Consider the straight line l in $\mathbb R^3$, defined by the system of two linear equations:$$x-y=1,y-z=2$$ Write an equation of the plane in $\mathbb R^3$ passing through the line l and the point $(1,2,3)$

My thinking is find two other points on the plane ($z=0$ and $x=0$)
Find the difference between the two sets of vectors
Finaly find the normal to the plane

Is this correct logic?


There is a more straightforward way. If plane passing through the line $l$, then its equation is $$ \alpha(x-y-1) + \beta(y-z-2)=0. $$ Point $(1, 2, 3)$ lies on the plane; hence, $$ \alpha(1-2-1) + \beta(2-3-2) = 0\Longrightarrow 2\alpha + 3\beta = 0\Longrightarrow \alpha =3\gamma, \beta=-2\gamma $$ for a arbitrary $\gamma$. Substitute it and $$ 3(x-y-1) - 2(y-z-2)=0 $$ is your plane equation.

We can use your idea. We have two points on line (for example, $(3, 2, 0)$ and $(0, -1, -3)$) and point $(1, 2, 3)$; and it's simple to write plane equation now (but longer then the method above required).

  • $\begingroup$ Yes, this make more sense; and reduced working. Thanks for the help. $\endgroup$ – Daniel Jul 14 '15 at 13:50
  • $\begingroup$ @Jack, i edited post $\endgroup$ – Michael Galuza Jul 14 '15 at 13:51
  • $\begingroup$ This looks like a great method, but the justification for your first equation is not clear. Could you explain that or point to a reference? $\endgroup$ – Rory Daulton Jul 14 '15 at 16:52
  • $\begingroup$ @RoryDaulton, with pleasure, but my English is not so rich for it:) I can point to it $\endgroup$ – Michael Galuza Jul 14 '15 at 17:06
  • $\begingroup$ Pointing to it would be fine: that's what I meant by "point to a reference." Thanks and +1! $\endgroup$ – Rory Daulton Jul 14 '15 at 17:14

But your idea will work. Taking z= 0, y= 2. Then x- 2= 1 so x= 3. One point on the given line, so on the plane, is (3, 2, 0). Taking x= 0, y= -1 so -1- z= 2 and z= -3. Another point on the line, so on the plane, is (0, -1, -3).

So you want the plane defined by the three points (3, 2, 0), (0, -1, -3), and (1, 2, 3). The vector from (0, -1, -3) to (3, 2, 0), <3, 3, 3>, and the vector from (0, -1, -3) to (1, 2, 3), <1, 3, 6>, both lie in the plane so their cross-product is a normal vector to the plane.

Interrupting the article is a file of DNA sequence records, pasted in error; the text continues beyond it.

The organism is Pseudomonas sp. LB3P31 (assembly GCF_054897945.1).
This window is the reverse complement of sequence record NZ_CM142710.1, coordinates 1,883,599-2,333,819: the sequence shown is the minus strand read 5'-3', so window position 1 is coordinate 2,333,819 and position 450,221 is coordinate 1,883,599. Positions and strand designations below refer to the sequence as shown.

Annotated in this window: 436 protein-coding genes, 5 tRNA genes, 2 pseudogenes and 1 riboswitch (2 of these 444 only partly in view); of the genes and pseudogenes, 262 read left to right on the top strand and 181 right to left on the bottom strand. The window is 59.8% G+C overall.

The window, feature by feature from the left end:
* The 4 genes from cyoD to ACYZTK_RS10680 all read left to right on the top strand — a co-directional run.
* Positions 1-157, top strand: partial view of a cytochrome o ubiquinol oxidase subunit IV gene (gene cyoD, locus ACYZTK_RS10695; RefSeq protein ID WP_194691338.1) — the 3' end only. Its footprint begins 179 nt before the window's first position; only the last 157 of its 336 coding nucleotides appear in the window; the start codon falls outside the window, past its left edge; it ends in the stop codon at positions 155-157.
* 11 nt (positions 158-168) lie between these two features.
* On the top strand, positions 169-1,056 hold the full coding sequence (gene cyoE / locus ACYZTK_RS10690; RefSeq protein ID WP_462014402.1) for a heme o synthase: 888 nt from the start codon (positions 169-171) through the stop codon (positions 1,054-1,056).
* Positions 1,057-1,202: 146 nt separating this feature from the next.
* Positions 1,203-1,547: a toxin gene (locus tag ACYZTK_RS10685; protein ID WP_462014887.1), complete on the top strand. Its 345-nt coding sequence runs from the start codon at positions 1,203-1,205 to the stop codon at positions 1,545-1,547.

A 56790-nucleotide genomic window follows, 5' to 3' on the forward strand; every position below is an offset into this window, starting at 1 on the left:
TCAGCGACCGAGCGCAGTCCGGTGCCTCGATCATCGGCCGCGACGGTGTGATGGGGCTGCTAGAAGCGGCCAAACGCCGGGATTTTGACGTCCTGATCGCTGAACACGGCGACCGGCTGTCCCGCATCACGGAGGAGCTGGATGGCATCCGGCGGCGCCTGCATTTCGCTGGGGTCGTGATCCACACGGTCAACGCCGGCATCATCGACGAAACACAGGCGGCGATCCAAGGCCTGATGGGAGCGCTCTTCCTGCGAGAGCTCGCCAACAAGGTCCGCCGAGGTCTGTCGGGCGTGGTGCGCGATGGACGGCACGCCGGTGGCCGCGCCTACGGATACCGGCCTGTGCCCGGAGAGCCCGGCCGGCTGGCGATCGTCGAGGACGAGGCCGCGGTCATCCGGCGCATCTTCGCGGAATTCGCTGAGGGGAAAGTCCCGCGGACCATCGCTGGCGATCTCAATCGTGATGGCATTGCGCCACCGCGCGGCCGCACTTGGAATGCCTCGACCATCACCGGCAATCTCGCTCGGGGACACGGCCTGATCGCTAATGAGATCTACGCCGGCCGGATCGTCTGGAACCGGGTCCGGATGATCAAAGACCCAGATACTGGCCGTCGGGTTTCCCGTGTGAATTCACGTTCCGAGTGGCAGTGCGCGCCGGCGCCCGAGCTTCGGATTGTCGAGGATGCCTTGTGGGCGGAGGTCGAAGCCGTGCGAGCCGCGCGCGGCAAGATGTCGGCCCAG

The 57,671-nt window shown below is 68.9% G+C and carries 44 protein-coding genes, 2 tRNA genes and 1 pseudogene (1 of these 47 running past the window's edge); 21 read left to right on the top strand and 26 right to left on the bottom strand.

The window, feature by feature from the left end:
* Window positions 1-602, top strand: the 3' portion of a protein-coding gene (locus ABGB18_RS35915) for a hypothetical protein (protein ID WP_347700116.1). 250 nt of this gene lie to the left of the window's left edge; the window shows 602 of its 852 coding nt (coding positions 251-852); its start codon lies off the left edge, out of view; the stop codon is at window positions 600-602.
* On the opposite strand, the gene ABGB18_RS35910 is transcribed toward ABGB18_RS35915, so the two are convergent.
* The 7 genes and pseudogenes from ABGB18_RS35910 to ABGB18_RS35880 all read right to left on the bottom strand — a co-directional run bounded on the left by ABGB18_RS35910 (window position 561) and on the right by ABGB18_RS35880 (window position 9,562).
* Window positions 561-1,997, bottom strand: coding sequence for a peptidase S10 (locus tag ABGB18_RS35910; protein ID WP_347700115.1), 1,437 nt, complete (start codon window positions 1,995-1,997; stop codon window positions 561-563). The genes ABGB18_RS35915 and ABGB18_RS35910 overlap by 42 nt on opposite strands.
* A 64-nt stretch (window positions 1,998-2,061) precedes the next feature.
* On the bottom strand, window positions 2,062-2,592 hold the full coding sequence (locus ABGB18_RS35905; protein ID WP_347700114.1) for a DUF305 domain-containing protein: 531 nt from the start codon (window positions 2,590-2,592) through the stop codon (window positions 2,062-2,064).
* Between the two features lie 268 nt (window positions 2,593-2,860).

• $\begingroup$ Yeah, and then once the normal vector is found you can substitue one of the original vectors back in to calculate d (ax+by+cz=d) if I remember correctly $\endgroup$ – Daniel Jul 14 '15 at 14:06

Here is another method utilizing linear algebra and parametric equations:

The parametric form of a line is $\mathbf x=\mathbf p+t\mathbf u$. From the equations $x-y=1$ and $y-z=2$, we can form the following equation:

$$\begin{bmatrix}1 & -1 & 0 \\0 & 1 & -1\end{bmatrix}\begin{bmatrix}x \\ y \\ z\end{bmatrix}=\begin{bmatrix}1 \\ 2\end{bmatrix}$$

After you solve the augmented matrix with row reduction you get the parametric equation:

$$\mathbf x=\begin{bmatrix}3+t \\ 2+t\\t\end{bmatrix}=\begin{bmatrix}3\\ 2\\ 0\end{bmatrix}+t\begin{bmatrix}1\\ 1\\ 1\end{bmatrix}$$

Here, $\mathbf p$ corresponds to a point $P(3,2,0)$. You can think this point as the new origin of the plane we want to produce. Now, we need another direction vector to define the surface. Since we want this surface to contain the point $Q(1,2,3)$, we may use the vector

$$PQ=\mathbf q-\mathbf p=\begin{bmatrix}1\\ 2\\ 3\end{bmatrix}-\begin{bmatrix}3\\ 2\\ 0\end{bmatrix}=\begin{bmatrix}-2\\ 0\\ 3\end{bmatrix}$$

as the other direction vector $\mathbf v$ of the surface. Because $\mathbf v$ and $\mathbf u$ are linearly independent, they can be used to define a surface. Thus, parametric equation of the surface becomes:

$$\mathbf x=\mathbf p+t\mathbf u+s\mathbf v=\begin{bmatrix}3+t-2s\\ 2+t\\ t+3s\end{bmatrix}$$

Transforming the parametric equation into the general equation yields:



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